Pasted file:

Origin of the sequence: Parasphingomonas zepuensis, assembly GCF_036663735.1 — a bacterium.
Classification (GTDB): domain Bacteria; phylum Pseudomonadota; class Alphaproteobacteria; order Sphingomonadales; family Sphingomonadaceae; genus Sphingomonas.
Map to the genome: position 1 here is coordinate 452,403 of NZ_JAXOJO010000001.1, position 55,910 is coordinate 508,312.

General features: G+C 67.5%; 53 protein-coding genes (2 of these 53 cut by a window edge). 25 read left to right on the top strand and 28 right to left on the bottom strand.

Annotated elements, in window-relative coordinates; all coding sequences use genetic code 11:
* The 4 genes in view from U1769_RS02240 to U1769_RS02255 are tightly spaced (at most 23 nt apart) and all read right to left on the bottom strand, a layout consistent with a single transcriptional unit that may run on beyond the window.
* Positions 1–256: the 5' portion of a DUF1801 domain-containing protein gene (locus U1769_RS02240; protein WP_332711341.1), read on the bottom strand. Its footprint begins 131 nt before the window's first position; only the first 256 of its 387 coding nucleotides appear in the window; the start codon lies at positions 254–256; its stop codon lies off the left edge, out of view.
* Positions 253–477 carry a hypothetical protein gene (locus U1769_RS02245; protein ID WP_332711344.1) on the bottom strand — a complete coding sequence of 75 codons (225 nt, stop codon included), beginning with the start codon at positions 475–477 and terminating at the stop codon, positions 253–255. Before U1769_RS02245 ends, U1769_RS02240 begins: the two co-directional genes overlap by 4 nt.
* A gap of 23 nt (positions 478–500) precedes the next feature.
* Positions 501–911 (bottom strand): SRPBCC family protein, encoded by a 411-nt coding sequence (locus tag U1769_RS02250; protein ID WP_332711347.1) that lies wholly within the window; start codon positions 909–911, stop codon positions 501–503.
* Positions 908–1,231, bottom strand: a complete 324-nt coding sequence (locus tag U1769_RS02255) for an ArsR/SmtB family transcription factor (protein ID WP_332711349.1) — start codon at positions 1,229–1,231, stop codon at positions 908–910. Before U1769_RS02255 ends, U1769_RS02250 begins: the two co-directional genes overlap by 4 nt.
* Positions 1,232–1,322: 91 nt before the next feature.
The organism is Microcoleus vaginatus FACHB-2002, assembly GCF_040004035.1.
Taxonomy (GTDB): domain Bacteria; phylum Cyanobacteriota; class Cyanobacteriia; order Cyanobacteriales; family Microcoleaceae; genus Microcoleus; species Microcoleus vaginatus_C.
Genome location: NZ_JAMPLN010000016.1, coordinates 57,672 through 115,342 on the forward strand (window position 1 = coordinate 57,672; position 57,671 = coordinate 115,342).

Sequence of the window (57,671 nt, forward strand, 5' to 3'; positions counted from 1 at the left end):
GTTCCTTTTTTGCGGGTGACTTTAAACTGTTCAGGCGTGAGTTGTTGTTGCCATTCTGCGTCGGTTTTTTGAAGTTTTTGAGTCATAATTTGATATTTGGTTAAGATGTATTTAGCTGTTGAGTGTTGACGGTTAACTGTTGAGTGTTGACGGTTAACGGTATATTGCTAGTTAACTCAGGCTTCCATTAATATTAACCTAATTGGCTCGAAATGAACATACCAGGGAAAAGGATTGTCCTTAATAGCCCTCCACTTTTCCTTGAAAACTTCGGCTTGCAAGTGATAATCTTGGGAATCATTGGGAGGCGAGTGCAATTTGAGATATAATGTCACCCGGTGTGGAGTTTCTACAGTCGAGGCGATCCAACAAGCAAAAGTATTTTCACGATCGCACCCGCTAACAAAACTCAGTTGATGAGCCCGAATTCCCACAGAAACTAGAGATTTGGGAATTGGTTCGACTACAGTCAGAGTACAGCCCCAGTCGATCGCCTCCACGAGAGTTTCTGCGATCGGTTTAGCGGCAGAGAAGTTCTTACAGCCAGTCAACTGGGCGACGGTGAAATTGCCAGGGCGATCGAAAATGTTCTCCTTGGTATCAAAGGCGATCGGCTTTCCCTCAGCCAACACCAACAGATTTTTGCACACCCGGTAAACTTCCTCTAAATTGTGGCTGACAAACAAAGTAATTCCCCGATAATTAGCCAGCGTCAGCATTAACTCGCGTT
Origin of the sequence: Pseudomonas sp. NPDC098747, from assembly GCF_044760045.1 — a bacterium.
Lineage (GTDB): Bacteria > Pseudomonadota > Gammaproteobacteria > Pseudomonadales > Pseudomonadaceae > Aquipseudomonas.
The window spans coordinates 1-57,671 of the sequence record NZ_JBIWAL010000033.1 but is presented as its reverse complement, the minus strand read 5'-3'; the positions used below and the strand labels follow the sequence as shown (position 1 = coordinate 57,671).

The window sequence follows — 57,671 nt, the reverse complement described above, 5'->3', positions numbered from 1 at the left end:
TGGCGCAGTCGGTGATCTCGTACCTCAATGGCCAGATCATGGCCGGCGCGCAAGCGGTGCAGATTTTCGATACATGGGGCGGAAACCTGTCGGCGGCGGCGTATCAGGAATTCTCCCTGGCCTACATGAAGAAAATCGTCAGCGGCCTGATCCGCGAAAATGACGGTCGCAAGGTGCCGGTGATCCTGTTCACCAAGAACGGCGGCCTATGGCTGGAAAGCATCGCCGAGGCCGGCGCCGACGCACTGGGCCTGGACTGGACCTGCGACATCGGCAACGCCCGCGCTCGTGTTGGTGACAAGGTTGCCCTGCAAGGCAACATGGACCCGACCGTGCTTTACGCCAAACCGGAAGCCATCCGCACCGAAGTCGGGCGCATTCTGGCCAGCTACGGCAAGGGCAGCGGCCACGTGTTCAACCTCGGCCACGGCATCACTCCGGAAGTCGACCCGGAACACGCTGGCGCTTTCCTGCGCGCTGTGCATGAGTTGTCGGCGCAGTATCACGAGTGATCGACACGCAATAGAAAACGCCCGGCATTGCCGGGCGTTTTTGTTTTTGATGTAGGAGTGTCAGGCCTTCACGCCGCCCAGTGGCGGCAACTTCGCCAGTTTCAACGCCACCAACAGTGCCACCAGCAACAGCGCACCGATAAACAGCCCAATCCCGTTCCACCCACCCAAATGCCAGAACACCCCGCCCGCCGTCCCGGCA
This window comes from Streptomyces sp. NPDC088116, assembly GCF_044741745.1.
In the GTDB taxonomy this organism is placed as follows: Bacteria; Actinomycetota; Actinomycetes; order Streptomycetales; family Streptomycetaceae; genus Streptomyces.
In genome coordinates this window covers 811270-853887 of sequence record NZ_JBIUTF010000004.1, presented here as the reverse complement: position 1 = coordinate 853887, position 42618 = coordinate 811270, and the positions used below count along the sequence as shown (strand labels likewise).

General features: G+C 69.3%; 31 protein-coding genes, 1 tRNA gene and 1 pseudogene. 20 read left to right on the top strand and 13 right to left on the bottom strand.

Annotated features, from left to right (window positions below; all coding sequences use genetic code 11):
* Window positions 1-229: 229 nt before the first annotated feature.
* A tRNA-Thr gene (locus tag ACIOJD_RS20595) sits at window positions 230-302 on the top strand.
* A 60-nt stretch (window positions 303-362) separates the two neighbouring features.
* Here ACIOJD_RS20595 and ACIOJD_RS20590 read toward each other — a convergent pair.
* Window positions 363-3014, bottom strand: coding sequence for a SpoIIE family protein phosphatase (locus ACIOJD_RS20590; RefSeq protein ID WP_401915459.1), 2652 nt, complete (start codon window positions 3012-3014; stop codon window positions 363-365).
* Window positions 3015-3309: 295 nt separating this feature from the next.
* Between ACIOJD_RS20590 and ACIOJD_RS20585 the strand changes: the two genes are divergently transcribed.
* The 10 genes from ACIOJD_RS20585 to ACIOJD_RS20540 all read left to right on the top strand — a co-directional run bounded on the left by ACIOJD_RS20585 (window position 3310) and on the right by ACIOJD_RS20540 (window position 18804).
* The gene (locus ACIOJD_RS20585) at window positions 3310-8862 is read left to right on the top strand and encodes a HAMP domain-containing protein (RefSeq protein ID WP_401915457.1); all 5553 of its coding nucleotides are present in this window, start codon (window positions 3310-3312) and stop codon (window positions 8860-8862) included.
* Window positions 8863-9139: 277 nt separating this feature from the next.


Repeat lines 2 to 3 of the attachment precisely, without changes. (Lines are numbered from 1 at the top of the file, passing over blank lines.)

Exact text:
Classification (GTDB): domain Bacteria; phylum Pseudomonadota; class Alphaproteobacteria; order Sphingomonadales; family Sphingomonadaceae; genus Sphingomonas.
Map to the genome: position 1 here is coordinate 452,403 of NZ_JAXOJO010000001.1, position 55,910 is coordinate 508,312.